However, the panelist appointed by the National Arbitration Forum, Joel Grossman, applied “his own brand of justice” and completely ignored governing federal law. Instead, he cited a handful of other UDRP decisions (a minority view even among UDRP decisions) that took domain names including trademarks away from the gripe site host on the ground that only domain names that combine the trademark with a word like “sucks” are permissible.

Under Rule 4(k) of the UDRP, the only way for a domain name registrant who loses a UDRP proceeding to prevent the transfer of the domain name to the complainant is to file suit within ten business days, but only in the “jurisdiction to which the complainant has submitted under Paragraph 3(b)(xiii) of the Rules of Procedure [governing UDRP cases].” Because a complainant generally has the choice between submitting to court jurisdiction where the domain name registrant is located, or where the domain name registrar is located, complainants usually try to make it harder for the registrant to get to court by choosing the location where the domain name registrar is located. Sure enough, in this case Curt Manufacturing had opted for Arizona, not California, and Sabin did not know any lawyers who might help him in Arizona. It was only with difficulty that he managed to get a pro se complaint on file in Arizona by the deadline. Assuming that Sabin is able to find counsel in Arizona, he will have a strong claim for attorney fees under Ninth Circuit trademark law because under Bosley, Curt’s trademark claims are entirely groundless.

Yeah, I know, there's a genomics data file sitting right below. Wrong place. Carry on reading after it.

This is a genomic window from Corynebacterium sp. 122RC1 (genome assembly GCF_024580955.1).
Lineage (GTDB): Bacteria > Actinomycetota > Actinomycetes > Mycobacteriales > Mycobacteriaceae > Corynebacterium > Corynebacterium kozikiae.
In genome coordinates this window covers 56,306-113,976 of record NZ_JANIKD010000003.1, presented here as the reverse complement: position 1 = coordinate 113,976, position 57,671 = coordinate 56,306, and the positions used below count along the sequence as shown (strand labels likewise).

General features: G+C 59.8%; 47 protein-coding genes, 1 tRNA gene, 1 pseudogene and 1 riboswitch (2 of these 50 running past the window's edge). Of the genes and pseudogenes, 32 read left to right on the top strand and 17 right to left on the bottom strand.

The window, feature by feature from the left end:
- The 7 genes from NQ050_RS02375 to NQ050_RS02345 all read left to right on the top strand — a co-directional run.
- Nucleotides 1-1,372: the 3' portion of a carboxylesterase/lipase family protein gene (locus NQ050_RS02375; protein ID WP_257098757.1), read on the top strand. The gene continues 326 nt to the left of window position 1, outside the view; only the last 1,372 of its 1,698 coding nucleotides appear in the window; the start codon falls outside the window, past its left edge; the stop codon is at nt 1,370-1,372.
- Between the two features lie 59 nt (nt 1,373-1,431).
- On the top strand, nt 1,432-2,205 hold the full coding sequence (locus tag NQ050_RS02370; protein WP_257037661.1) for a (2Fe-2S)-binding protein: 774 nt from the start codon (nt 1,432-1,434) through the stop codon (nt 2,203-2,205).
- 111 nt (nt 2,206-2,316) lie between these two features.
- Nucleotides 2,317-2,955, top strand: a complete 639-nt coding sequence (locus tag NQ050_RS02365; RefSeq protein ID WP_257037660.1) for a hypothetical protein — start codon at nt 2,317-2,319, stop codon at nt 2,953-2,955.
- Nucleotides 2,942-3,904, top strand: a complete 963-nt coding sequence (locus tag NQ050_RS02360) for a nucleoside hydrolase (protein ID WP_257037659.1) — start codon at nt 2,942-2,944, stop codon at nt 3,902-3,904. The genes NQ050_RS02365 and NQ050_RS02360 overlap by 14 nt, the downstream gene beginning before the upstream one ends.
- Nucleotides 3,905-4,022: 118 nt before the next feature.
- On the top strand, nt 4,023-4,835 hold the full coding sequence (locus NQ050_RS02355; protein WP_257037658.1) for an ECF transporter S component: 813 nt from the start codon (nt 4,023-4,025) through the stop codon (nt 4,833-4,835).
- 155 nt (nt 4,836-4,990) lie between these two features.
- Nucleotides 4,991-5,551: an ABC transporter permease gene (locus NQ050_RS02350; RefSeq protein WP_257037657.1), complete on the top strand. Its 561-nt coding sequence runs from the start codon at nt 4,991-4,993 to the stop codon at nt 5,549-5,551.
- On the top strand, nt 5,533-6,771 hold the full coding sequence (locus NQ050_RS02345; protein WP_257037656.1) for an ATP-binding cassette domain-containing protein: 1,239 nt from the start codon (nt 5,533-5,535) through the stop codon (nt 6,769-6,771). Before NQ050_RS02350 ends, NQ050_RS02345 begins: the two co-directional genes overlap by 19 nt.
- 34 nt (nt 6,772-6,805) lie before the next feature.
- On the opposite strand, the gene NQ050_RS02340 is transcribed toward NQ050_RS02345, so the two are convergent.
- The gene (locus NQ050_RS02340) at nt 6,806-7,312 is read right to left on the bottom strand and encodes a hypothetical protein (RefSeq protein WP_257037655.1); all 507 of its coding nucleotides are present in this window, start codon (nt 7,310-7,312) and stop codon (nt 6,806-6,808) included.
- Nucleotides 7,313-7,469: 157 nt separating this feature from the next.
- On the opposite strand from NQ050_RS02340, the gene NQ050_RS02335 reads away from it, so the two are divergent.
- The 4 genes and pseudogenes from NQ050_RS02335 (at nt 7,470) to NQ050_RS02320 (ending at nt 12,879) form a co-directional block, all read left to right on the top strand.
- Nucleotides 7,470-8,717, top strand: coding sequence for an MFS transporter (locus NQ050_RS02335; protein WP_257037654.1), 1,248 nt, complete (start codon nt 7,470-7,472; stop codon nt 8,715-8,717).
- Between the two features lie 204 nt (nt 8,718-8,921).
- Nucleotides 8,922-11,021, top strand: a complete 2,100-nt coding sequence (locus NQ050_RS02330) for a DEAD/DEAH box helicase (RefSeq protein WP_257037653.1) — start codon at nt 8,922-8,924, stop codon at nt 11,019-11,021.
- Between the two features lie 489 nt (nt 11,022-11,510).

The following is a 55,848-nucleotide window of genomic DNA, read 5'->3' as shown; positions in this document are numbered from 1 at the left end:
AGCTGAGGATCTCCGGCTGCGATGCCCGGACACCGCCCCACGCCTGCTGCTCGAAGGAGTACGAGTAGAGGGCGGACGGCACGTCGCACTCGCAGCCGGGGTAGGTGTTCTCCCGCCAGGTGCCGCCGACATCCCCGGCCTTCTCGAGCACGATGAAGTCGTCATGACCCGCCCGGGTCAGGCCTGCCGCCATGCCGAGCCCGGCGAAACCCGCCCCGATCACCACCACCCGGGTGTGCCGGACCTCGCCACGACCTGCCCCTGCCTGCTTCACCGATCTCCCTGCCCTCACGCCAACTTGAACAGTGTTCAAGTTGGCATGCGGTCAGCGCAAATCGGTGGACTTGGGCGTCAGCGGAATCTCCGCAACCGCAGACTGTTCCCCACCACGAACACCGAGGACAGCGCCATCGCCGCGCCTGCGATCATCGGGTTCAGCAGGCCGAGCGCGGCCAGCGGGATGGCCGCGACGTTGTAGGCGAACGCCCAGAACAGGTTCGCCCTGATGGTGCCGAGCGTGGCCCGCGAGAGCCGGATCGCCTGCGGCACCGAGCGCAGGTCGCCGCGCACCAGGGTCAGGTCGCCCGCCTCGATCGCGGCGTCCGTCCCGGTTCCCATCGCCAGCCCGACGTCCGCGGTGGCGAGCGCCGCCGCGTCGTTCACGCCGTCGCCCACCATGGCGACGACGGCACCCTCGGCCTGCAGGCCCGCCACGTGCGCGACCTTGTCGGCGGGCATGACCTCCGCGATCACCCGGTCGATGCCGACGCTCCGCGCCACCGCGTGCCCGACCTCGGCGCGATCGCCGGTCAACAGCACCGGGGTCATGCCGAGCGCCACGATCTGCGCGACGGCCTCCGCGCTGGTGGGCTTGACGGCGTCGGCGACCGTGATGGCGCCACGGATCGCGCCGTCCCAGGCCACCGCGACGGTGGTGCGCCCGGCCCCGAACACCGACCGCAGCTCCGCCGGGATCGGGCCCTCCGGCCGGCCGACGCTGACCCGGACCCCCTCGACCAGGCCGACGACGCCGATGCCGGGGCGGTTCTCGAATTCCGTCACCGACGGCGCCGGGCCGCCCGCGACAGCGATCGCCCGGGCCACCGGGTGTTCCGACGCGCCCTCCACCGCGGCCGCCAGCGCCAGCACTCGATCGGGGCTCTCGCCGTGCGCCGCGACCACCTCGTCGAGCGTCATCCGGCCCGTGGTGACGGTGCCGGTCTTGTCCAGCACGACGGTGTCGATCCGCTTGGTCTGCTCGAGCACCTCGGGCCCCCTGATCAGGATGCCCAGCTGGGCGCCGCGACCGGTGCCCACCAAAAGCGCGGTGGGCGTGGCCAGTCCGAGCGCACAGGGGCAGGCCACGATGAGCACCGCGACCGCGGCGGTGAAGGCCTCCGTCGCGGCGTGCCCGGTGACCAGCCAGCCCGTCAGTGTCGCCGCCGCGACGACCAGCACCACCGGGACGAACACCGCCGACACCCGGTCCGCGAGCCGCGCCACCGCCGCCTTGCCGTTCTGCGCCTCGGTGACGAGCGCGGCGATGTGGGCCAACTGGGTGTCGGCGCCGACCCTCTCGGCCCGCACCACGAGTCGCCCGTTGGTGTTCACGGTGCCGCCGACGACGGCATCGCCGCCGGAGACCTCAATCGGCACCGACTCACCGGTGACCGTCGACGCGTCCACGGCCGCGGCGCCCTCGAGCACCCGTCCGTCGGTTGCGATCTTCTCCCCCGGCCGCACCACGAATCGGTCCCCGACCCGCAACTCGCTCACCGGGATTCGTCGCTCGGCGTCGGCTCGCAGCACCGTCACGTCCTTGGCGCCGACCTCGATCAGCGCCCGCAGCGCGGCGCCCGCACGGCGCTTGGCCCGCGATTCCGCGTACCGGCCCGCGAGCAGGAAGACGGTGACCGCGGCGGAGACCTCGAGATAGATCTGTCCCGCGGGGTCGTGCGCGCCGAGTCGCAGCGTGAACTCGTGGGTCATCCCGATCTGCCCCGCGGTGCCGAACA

The Machinists Object to Gary Leatherman’s Gripe Site

A few days later, I received a request for assistance from Gary Leatherman in opposing a similar UDRP complaint by the Machinists union against his gripe site about a Machinists local. We had to recognize that the WIPO panelist might ignore the law just at the Arbitration Forum panelist had, making the submission of a response in the UDRP a waste of time. Moreover, the decision in the Fourth Circuit (where the Machinists’ Maryland headquarters is located) allowing gripe sites with domain names that use the trademark of the griping target, Lamparello v. Falwell, is even stronger than Bosley.